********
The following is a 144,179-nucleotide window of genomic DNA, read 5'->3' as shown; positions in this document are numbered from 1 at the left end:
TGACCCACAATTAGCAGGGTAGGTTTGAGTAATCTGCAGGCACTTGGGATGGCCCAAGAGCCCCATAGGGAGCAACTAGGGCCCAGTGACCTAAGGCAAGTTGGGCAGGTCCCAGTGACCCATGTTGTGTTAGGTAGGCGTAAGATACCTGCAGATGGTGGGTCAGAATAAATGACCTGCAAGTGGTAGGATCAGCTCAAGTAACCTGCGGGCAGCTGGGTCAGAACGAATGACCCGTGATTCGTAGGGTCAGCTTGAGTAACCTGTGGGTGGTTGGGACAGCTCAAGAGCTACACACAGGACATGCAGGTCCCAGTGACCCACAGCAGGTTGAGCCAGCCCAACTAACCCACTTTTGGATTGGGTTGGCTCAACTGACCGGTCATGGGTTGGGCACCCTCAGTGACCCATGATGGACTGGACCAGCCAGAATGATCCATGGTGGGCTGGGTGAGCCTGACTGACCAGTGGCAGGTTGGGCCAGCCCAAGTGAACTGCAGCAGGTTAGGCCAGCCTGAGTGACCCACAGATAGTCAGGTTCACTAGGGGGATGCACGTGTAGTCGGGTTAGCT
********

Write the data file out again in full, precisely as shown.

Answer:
The following is a 144,179-nucleotide window of genomic DNA, read 5'->3' as shown; positions in this document are numbered from 1 at the left end:
TGACCCACAATTAGCAGGGTAGGTTTGAGTAATCTGCAGGCACTTGGGATGGCCCAAGAGCCCCATAGGGAGCAACTAGGGCCCAGTGACCTAAGGCAAGTTGGGCAGGTCCCAGTGACCCATGTTGTGTTAGGTAGGCGTAAGATACCTGCAGATGGTGGGTCAGAATAAATGACCTGCAAGTGGTAGGATCAGCTCAAGTAACCTGCGGGCAGCTGGGTCAGAACGAATGACCCGTGATTCGTAGGGTCAGCTTGAGTAACCTGTGGGTGGTTGGGACAGCTCAAGAGCTACACACAGGACATGCAGGTCCCAGTGACCCACAGCAGGTTGAGCCAGCCCAACTAACCCACTTTTGGATTGGGTTGGCTCAACTGACCGGTCATGGGTTGGGCACCCTCAGTGACCCATGATGGACTGGACCAGCCAGAATGATCCATGGTGGGCTGGGTGAGCCTGACTGACCAGTGGCAGGTTGGGCCAGCCCAAGTGAACTGCAGCAGGTTAGGCCAGCCTGAGTGACCCACAGATAGTCAGGTTCACTAGGGGGATGCACGTGTAGTCGGGTTAGCT